Automatic emergency braking may occasionally activate even when it is not necessary.

Examples include:

  • Road shadows may deceive the system into thinking something is in front of it.
  • Cars are parked on the side of the roadway in the middle of a bend.
  • Metal stop signs are mounted on the side of the road in the middle of a bend.
  • Steep driveways that cause automatic braking either forward or backward.
  • The weather may also impact your AEB system. Rain, fog, and snow are just a few of the conditions that could prevent your safety systems from operating as they should.


10. Tips for Using

In some cases, dirt or grit may be present on the sensors involved in autonomous emergency braking. If that is the case, the system will alert you that it won’t work. Therefore, remove any accumulation from your feature’s sensors or windshield before excursions.

Are the detectors for your automatic emergency braking system hard to find? Always refer to your owner’s manual or your neighborhood dealer.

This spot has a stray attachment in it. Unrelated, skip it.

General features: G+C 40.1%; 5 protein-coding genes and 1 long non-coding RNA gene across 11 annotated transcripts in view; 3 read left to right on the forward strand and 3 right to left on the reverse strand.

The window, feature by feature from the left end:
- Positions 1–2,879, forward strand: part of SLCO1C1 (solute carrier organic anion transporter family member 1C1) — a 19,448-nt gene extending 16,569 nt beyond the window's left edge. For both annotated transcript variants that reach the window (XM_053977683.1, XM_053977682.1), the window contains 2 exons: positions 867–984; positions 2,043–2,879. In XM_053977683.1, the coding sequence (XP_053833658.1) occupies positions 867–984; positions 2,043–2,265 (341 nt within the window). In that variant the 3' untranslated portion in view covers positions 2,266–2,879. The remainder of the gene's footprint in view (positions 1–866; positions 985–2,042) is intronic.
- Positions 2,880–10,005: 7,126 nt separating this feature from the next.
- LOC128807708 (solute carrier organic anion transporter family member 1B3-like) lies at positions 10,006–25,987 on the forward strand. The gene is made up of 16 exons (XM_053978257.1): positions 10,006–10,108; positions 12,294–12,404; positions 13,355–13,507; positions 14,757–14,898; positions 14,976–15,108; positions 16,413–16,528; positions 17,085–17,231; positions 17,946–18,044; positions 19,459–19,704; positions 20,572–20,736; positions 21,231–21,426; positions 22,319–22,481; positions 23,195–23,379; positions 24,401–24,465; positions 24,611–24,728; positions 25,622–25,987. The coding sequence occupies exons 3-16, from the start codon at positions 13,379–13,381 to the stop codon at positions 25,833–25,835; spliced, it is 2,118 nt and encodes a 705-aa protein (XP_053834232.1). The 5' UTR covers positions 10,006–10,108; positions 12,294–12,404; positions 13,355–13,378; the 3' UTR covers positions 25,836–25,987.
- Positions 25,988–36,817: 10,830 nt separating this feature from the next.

Various automatic emergency braking systems are vulnerable to dawn and dusk brightness. Therefore, you shouldn’t depend entirely on this functionality at any time, not only under specific conditions.


Automatic Emergency brakes can help with Car accidents involving rear-end collisions which are among the most frequent. These mishaps occur when the front bumper of car A slams against the back of car B. Rear-end collisions can be caused by a driver’s distraction, alcohol, poor road conditions, bad weather, and other circumstances. Our rear-end collision attorney can help you in any case you have.

AEB can also minimize pedestrian accidents. We have pedestrian accident attorneys with excellent knowledge and experience to get the compensation you need.

Our rear-end collision and pedestrian accident attorneys are committed to going the extra mile for you. Contact the Bodden & Bennett Law Group online or call (561) 806-5229.

Pin It on Pinterest

Share This
Skip to content